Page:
A Dark Song: Review (BFI London Film Festival)

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Irish film director Liam Gavin debuted his new horror, A Dark Song, at the BFI London Film Festival.

If you’re a big horror fan or you’re just feeling a little bit daring this halloween, A Dark Song is one to check out.

Sophia (Catherine Walker) has lost her son and is determined to make contact with him through the darkest and most dangerous of ways. She approaches alcoholic and occultist, Joseph Solomon (Steve Oram) who makes her a promise that if she hires him (and pays A LOT of cash) he will fulfil her wish by performing a fatal ritual.

I had high hopes at the start of A Dark Song. Two characters, one big spooky house, creepy happenings, promising premise – simple. However, it takes a while for anything to really happen. Mr. Solomon (as he demands to be called) has that dominant Christian Grey vibe, but minus the dashing looks and add lots of alcohol and a cockney accent. He makes promises and seems to be highly educated about ‘the other side’, however, when there is little response from the spirits the relationship between him and Sophia results in petty bickering and awkwardness.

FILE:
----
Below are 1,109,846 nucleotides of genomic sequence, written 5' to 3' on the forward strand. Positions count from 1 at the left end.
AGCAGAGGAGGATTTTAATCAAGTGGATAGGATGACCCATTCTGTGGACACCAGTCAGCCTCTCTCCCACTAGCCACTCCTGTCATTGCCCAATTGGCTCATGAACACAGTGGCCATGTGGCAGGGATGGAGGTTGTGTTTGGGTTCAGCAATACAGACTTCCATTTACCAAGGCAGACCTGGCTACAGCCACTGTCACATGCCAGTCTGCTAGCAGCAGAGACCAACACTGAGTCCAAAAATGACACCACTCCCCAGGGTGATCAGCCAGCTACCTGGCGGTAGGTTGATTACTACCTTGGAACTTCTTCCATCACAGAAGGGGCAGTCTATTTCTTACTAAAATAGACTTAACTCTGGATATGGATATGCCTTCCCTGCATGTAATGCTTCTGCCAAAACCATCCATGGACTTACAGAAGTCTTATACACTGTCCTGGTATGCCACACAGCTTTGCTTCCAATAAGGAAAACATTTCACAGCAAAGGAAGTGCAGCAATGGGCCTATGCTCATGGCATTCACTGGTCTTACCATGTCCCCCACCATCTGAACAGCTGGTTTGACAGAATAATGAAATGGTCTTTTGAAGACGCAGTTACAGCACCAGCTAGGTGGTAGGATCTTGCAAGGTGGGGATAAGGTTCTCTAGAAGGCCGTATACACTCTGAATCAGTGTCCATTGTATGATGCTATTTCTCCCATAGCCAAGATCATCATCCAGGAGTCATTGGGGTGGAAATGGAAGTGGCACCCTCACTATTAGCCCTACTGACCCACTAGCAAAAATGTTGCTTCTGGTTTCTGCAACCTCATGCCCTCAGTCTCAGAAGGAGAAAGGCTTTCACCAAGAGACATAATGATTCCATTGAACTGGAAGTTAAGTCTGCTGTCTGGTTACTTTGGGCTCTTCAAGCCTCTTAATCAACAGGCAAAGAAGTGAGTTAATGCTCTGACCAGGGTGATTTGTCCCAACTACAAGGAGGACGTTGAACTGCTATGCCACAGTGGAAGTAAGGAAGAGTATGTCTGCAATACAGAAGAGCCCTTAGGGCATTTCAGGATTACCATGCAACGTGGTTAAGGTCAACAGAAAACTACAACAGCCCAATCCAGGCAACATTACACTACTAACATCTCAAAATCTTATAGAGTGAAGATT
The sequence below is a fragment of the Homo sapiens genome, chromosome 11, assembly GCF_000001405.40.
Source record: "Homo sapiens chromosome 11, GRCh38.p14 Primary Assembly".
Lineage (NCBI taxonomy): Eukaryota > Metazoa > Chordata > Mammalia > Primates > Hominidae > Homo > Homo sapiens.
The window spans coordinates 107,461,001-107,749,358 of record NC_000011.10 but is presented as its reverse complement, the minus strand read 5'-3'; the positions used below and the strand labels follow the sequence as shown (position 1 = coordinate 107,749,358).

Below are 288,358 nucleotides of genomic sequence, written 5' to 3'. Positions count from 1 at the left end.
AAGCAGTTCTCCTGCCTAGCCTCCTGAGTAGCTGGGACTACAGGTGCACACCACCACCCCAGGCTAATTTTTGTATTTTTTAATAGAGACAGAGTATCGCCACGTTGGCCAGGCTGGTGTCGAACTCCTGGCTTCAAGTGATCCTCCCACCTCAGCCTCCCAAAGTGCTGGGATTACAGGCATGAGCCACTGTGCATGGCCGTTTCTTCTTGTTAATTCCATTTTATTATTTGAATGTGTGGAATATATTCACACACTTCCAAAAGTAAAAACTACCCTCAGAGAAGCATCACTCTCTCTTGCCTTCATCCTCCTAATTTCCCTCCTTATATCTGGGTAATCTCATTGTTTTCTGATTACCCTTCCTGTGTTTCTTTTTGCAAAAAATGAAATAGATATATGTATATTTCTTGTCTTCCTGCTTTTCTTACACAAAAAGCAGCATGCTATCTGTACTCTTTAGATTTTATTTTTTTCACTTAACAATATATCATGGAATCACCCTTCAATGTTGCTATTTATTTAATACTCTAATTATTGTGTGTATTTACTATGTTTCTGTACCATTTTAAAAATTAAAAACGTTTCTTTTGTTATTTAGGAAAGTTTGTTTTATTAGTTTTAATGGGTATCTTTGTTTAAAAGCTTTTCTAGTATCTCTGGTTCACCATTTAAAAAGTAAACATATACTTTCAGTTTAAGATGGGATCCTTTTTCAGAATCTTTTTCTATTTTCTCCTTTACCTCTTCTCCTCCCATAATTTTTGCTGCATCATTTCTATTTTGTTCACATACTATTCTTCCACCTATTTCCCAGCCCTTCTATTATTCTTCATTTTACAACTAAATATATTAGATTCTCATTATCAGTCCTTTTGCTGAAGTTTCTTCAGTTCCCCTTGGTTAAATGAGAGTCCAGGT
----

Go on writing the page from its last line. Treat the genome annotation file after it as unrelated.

The cinematography has been done very well. The beautiful scenery surrounding the house is used to its full advantage and the detailing within, of candles, books, cracks and drawn on symbols is highly satisfying.

There are a series of magical arrangements within this film, and during any solid action the delivery from the director and actors is chilling.

Unfortunately, the grand finale is not so grand. Being the only sequence which features any CGI, it feels misplaced and forced. Sophia begins to loose her mind towards the end, camera angels and compositions become messy (which looks great to the eye) however, this is accompanied by a flat and over-the-top ending.

 

V

 

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